The rules for eligibility might be broader than you think
By Tony Mecia | Published: October 12, 2017
Rewards expert who writes the “Cashing In” reader Q&A column for CreditCards.com
When searching for a new rewards credit card, there is a
category of cards that is often overlooked: business cards.
Sure, there are plenty of compelling personal cards out
there that offer lucrative sign-up bonuses, cash back, travel rewards and all
kinds of perks. But there are often business versions of popular reward cards offering
the same or better features. If there is a reward card you like but you already
have it, you often can apply for a business version of the card. You might be
surprised to learn that you don’t have to run a full-time incorporated
business to be approved.
For example, say you really like flying on Southwest
Airlines and have the Chase Southwest Rapid Rewards Plus Visa Signature * card (annual fee: $69),
which offers a bonus of 40,000 Southwest frequent-flyer miles after spending
$1,000 in three months. You could consider another personal card, the Chase
Southwest Rapid Rewards Premier * card (annual fee: $99), which also has a 40,000-mile
bonus. Or for more rewards, you could go for the Chase Southwest Rapid Rewards
Premier Business card (annual fee: $99), which offers 60,000 miles.
The credit card industry’s rules for who is eligible to
receive and use a business credit card are looser than you might think. You
don’t have to be incorporated. You don’t have to make a profit or even have any
income yet. You don’t have to have employees. You don’t have to have the
business as your main job. If there are other ways you earn money, such as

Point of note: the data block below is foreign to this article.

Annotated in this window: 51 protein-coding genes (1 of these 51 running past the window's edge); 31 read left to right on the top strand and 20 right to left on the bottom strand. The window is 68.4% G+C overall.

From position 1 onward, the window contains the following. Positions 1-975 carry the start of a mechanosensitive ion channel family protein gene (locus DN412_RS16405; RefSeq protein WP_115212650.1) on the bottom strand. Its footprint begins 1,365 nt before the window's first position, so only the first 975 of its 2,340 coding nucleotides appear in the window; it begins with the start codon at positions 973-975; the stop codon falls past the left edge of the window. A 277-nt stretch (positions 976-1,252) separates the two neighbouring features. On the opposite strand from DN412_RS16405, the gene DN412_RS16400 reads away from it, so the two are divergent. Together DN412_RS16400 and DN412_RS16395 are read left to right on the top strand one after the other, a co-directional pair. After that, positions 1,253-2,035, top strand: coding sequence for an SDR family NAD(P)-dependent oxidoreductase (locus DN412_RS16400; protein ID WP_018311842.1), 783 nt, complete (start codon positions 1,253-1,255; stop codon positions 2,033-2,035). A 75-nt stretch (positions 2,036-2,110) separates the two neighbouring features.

baby sitting, yardwork, blogging or consulting – those all could count as
businesses. A July 2017 survey by
Bankrate.com found that 44 million Americans had a “side hustle,” or
secondary means of income apart from their regular jobs. Anything like that
could count as a business and make you eligible for a business credit card.
When you apply for a business card, issuers typically look
at your personal credit, and they add any information from the card account to
your personal credit report.
A lot of small-business owners like to use business cards to
keep their business charges separate from personal expenses, but there is no
requirement to keep these expenses separate. For tax purposes, you need to
report any business income minus business expenses to the Internal Revenue
Service, but there is no rule that mandates which card you use to pay for your
All this means is that when searching for a new rewards
card, you might want to broaden your options. Most major card issuers offer
business versions of their most popular cards: American Express has business
versions of its Platinum, Gold, and Starwood cards. Capital One and Bank of
America have business versions of their cash back and travel cards. Most
airlines offer business credit cards tied to frequent-flyer accounts.
There are downsides to business cards. For example, business cards are exempted from the consumer protections offered by the federal Credit CARD Act. So, for example, you might be charged higher late fees than are allowed under the law for consumer cards.
Business cards might not be right for everybody, but a lot
of people have discovered them as a potential new source of rewards.
See related: Pushing reward card applications to the limits, The direct route to a Southwest companion pass
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